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How To Price A Product: 5-Step Pricing Strategy + Examples

Your pricing strategy can make or break your product. If you understand what prospective and existing customers value most about your product and pricing that key service or feature accordingly, you’re on the right track. But it can be easy to lose sight of your customer when determining a pricing strategy.

There’s a few common mistakes product teams fall prey to:

  • Getting hung up thinking about which features belong in which price tier versus building a customer-first, research-based strategy. Instead, teams wing it or go with whatever the loudest voice in the room has “a good feeling” about.
  • Making a decision based on what your competitor is doing instead of letting the market inform your decision. Being influenced by competitive plays ignores the nuance in your product and other practical concerns, like how much it’s going to cost to keep the lights on.
  • Letting external factors or the economy guide a knee-jerk reaction to how much you charge.
  • Taking too long to react after such a pricing mistake has been made. Going back to customers and reevaluating decisions needs to happen fast following a poor pricing rollout to avoid losing the confidence of your customers forever.

Ultimately, if you act impulsively or fail to go about creating or updating your pricing strategy in a methodical way, there’s a high likelihood that you haven’t figured out your optimal price point. Here, we’ll walk through five steps to creating a sustainable pricing strategy that takes growth and expansion into account.

Meet The Contributors

Elena Verna

Elena Verna

Elena is currently the Interim Head of Growth at Dropbox, and was previously Head of Growth at Amplitude. She is a growth hobbyist, helping companies build product-led growth models. She is a Program Partner at Reforge, Board Member at Netlify, and Advisor to Clockwise, SimilarWeb, and Veed. Previously, she was SVP of Growth at SurveyMonkey and CMO at Miro.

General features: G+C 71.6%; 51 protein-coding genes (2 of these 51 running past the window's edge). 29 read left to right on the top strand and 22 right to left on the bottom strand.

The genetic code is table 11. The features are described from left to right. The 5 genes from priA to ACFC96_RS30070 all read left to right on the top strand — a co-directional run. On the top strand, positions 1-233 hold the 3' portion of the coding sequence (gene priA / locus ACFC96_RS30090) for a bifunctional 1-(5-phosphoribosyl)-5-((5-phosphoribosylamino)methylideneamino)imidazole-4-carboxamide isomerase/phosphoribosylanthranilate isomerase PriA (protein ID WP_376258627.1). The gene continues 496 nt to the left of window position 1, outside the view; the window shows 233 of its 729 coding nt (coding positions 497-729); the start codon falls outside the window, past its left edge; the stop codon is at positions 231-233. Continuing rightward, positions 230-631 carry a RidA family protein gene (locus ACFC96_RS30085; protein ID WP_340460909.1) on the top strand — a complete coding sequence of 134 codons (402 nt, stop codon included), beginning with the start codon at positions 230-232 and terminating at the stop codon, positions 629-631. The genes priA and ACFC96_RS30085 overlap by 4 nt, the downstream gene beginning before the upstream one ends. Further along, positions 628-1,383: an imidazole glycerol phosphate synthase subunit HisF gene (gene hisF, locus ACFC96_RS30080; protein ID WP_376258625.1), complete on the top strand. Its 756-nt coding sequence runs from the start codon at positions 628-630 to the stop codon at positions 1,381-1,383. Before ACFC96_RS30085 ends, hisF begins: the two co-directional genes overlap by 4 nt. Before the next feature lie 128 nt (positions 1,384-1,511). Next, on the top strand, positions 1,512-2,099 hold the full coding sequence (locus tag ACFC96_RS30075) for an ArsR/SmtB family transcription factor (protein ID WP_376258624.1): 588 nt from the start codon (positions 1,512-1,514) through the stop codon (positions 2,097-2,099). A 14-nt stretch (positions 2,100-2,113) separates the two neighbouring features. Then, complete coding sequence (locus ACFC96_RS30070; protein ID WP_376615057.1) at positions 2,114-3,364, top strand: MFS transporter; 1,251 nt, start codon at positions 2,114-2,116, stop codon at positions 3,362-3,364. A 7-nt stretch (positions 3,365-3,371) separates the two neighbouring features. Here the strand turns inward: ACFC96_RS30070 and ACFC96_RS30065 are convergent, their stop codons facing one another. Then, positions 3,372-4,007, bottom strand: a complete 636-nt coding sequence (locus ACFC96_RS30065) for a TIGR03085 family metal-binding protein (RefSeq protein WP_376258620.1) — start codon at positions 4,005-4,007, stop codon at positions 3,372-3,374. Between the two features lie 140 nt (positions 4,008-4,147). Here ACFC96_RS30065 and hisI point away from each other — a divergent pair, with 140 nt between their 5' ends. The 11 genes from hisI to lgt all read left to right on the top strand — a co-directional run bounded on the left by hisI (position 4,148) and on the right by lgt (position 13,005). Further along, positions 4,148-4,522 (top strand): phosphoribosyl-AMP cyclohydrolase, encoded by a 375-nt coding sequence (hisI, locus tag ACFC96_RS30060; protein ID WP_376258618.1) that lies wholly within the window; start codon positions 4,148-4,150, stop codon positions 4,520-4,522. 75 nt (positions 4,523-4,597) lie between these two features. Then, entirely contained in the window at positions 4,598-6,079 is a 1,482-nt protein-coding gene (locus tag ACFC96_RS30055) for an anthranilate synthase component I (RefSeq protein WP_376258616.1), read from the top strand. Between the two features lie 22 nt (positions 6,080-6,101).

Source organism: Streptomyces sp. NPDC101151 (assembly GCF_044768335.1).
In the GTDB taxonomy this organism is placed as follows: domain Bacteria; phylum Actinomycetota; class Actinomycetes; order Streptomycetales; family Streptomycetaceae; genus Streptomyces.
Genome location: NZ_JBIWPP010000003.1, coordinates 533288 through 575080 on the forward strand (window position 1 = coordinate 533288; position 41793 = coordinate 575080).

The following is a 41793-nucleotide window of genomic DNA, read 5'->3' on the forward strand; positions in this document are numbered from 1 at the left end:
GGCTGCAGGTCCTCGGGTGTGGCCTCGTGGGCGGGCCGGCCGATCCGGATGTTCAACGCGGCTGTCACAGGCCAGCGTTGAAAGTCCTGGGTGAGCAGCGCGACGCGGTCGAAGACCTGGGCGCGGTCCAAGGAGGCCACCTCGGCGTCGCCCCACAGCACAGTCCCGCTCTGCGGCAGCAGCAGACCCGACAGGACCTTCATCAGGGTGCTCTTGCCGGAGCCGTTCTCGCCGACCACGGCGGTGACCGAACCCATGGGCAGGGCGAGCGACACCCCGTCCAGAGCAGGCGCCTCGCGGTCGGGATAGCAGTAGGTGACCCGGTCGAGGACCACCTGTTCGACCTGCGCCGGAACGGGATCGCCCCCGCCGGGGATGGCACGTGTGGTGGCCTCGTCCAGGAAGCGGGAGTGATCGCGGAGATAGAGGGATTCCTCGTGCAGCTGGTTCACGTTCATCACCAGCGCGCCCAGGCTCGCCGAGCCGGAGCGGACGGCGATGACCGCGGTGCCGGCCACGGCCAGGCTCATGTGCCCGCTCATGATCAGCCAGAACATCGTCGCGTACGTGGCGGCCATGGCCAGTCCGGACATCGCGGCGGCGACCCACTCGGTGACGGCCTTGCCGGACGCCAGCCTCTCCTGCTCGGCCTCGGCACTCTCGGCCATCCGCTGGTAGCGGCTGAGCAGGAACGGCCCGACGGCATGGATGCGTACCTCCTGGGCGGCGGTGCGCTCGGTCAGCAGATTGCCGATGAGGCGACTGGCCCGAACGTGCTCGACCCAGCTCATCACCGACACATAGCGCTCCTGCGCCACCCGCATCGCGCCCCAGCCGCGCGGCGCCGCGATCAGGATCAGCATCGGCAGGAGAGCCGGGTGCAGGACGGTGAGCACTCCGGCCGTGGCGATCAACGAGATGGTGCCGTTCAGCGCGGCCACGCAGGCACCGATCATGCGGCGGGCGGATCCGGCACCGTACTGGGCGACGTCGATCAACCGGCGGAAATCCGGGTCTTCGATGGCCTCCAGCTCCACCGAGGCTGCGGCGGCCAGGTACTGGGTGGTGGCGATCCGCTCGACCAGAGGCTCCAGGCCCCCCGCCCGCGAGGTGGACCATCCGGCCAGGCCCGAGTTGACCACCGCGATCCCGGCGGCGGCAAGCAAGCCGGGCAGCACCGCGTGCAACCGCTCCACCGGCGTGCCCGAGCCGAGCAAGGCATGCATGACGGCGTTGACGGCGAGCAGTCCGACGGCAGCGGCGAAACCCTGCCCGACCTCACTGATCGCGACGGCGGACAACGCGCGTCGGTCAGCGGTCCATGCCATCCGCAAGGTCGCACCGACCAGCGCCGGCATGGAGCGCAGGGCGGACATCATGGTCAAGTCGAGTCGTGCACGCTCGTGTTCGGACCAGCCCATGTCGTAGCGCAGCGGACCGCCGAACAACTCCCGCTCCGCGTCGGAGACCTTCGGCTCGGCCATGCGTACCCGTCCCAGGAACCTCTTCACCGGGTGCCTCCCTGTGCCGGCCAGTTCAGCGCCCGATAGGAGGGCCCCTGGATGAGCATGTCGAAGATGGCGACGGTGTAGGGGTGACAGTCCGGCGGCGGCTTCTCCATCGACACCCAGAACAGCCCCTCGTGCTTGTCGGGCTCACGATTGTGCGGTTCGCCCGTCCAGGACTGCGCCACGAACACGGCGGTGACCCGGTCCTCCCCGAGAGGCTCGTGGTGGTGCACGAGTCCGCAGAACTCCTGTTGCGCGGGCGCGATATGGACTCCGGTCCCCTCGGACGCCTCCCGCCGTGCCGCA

Dan Hockenmaier

Dan Hockenmaier

Dan is the Head of Strategy & Analytics at Faire and a Program Partner at Reforge. Previously, he founded growth strategy consulting firm Basis one, and led consumer growth at Thumbtack.

Patrick Campbell

Patrick Campbell

Patrick is Co-Founder & CEO of ProfitWell, the industry-standard software that helps companies like Atlassian, Autodesk, and Lyft with their monetization and retention strategies. ProfitWell also provides a turnkey solution that powers the subscription financial metrics for 14,000+ companies. Prior to ProfitWell, Patrick was an Economist at Google and the US Intelligence community.

How To Price A Product In 5 Steps

There are five essential steps to crafting a strong pricing strategy:

  • Step One: Use the most valuable attribute of your product — your value metric — to help define how you scale your price.
  • Step Two: Assess your customer’s willingness to pay for the product.
  • Step Three: Ensure your pricing and packaging strategy will drive growth and revenue.
  • Step Four: Calculate how much you’re bringing in versus how much it costs to drive revenue.
  • Step Five: Test and adjust your pricing and packaging strategy as needed.
How To Price A Product - 5 Step Pricing Strategy

Let’s get started by looking at what we mean when we say you should let your value metric define how you scale your price in step one of our pricing strategy guide.